It is desirable to improve the network efficiency and fault tolerance of a network in a practical and cost effective manner. It is also desirable to display the status and configuration of each port in an accurate and efficient manner.
A port-centric controller system for a computer according to the present invention includes a plurality of network ports implemented with a plurality of network controllers and a driver system capable of operating each of the network ports in either a stand-alone mode or a team mode where each team includes at least two network ports. The driver system monitors the status of each of the network ports. The controller system further includes configuration logic that interfaces the driver system to display port-specific graphic representations of the configuration and status of each of the plurality of network ports. The graphic representations preferably distinguish between each of the plurality of network controllers and each of the plurality of network ports.
Several different graphic icons may be used to illustrate the status and configuration information. The driver system monitors the link status of each of the network ports indicative of cable status, and the graphic representations include a corresponding cable fault icon indicative of a cable fault at a network port. The graphic representations may include separate icons for a powered off status, a hardware failure status and the cable fault status. The graphic representations may further include an icon representing a powered off when cable faulted status, an icon representing a hardware failure when powered off status and an icon representing detection of an uninstalled network controller. The graphic representations may further include an icon representing each network port in a team of network ports and an icon representing a non-active network port in the team. The graphic representations may further include team, controller, slot and bus information.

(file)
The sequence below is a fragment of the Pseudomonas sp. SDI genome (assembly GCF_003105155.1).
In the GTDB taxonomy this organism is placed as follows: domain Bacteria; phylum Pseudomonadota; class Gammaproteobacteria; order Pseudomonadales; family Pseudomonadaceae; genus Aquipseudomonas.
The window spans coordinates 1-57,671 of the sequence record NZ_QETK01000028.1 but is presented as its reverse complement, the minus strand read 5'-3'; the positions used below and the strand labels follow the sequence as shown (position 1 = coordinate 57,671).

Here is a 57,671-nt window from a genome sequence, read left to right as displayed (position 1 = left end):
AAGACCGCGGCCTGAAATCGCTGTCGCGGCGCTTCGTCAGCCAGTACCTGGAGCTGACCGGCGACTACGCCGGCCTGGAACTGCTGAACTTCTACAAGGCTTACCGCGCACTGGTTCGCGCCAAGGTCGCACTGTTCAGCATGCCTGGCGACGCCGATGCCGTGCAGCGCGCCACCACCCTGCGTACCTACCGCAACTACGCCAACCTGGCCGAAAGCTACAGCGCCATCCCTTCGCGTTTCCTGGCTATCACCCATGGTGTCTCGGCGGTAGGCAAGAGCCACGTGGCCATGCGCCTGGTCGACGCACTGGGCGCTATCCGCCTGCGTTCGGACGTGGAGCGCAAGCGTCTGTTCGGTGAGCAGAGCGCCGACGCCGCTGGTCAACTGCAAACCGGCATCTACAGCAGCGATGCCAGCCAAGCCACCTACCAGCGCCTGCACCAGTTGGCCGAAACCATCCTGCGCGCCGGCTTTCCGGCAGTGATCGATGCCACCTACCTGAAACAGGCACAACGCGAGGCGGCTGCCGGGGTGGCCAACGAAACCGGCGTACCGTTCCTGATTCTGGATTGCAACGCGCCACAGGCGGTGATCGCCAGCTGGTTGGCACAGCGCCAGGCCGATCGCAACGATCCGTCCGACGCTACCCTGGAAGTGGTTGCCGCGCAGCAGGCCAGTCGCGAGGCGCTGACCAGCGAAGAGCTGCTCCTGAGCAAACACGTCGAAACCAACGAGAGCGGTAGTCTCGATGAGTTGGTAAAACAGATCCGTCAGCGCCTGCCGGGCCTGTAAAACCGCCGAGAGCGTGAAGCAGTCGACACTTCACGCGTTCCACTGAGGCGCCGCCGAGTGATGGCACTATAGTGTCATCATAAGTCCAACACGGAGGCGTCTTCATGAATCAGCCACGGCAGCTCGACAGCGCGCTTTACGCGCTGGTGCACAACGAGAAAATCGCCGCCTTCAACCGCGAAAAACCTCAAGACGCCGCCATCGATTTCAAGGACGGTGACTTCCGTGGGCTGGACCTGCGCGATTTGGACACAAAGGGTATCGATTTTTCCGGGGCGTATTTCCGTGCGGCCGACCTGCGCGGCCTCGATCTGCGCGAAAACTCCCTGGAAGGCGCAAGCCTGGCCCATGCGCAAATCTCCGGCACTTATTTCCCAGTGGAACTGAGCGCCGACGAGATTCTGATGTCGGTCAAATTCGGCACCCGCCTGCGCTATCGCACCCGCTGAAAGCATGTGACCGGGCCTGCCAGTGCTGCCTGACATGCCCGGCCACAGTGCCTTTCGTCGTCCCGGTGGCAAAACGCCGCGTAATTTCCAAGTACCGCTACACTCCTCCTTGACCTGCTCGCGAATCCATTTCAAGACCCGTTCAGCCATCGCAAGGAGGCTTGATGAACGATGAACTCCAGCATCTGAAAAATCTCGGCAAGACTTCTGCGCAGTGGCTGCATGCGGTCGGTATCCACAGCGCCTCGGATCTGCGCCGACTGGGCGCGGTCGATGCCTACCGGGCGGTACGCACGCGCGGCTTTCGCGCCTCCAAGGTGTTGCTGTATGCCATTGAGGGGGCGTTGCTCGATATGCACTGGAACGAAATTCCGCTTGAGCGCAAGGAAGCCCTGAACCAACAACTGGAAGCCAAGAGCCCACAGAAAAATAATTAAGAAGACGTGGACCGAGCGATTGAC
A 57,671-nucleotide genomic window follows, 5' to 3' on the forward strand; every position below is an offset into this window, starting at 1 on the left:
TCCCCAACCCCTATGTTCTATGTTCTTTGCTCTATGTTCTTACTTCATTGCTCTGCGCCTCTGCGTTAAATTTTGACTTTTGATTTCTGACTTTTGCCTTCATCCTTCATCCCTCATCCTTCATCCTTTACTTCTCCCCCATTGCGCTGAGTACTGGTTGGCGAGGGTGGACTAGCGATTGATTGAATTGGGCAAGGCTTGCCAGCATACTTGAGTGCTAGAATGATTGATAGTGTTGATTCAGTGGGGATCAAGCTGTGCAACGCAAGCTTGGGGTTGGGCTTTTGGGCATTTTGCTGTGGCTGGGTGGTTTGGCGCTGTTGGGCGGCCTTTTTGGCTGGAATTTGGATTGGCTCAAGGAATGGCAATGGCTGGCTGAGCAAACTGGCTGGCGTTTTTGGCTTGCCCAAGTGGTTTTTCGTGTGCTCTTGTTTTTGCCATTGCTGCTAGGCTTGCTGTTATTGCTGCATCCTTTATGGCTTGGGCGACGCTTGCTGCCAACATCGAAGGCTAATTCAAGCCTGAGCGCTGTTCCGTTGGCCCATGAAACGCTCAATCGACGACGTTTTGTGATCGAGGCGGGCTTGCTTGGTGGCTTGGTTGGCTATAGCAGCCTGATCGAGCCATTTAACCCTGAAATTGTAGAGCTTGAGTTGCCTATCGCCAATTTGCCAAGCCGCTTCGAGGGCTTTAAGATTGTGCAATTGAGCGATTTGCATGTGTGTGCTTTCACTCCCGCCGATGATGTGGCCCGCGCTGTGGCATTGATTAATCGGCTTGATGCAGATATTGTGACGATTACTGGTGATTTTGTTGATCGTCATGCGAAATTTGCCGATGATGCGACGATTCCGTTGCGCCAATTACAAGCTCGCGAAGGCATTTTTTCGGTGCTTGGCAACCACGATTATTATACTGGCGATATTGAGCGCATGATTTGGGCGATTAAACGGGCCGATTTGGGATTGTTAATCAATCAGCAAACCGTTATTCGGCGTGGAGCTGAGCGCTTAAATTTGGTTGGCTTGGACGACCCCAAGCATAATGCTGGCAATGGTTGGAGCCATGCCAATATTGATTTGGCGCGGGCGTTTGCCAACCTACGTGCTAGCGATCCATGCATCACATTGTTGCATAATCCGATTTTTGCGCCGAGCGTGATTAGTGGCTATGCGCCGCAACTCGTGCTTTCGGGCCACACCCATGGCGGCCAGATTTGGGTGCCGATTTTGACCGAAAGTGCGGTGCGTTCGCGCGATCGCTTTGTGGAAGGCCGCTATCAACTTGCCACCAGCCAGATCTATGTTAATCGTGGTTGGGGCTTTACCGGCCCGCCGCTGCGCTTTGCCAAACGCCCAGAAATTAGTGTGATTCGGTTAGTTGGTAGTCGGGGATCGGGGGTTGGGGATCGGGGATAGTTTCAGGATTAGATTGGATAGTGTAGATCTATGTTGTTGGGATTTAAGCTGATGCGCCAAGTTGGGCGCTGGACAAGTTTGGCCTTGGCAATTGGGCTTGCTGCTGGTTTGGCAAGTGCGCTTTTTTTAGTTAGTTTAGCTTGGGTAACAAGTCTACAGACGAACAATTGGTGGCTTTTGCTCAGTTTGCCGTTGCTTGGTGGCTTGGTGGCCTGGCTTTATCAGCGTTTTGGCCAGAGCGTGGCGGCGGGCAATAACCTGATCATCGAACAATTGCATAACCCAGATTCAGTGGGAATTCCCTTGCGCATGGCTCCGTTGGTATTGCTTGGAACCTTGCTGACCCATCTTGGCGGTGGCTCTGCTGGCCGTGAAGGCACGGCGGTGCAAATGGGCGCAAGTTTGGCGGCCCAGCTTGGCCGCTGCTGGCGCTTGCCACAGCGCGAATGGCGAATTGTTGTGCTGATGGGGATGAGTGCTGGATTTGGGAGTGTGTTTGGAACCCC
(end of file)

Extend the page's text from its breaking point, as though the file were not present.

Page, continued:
A computer system according to the present invention may include a processor, a main memory, a bus system coupled to the processor and the main memory and a plurality of network controllers for implementing a plurality of network ports. The computer system further includes a driver system and a configuration application, each executed by the processor from the main memory. The driver system is capable of operating each of the network ports in either a stand-alone mode or a team mode. The driver system monitors the status of each of the network ports and the configuration application interfaces the driver system to display port-specific graphic representations of the configuration and status of each of the plurality of network ports.
It is now appreciated that a port-centric controller system according to the present invention provides a user with a more accurate representation of the status and configuration of each port in a computer. Rather than displaying each port as a controller, the status and configuration of each port is represented using appropriate port-specific icons. The team configurations are also illustrated in an accurate manner so that the user is able to easily determine and re-configure the one or more teams of ports.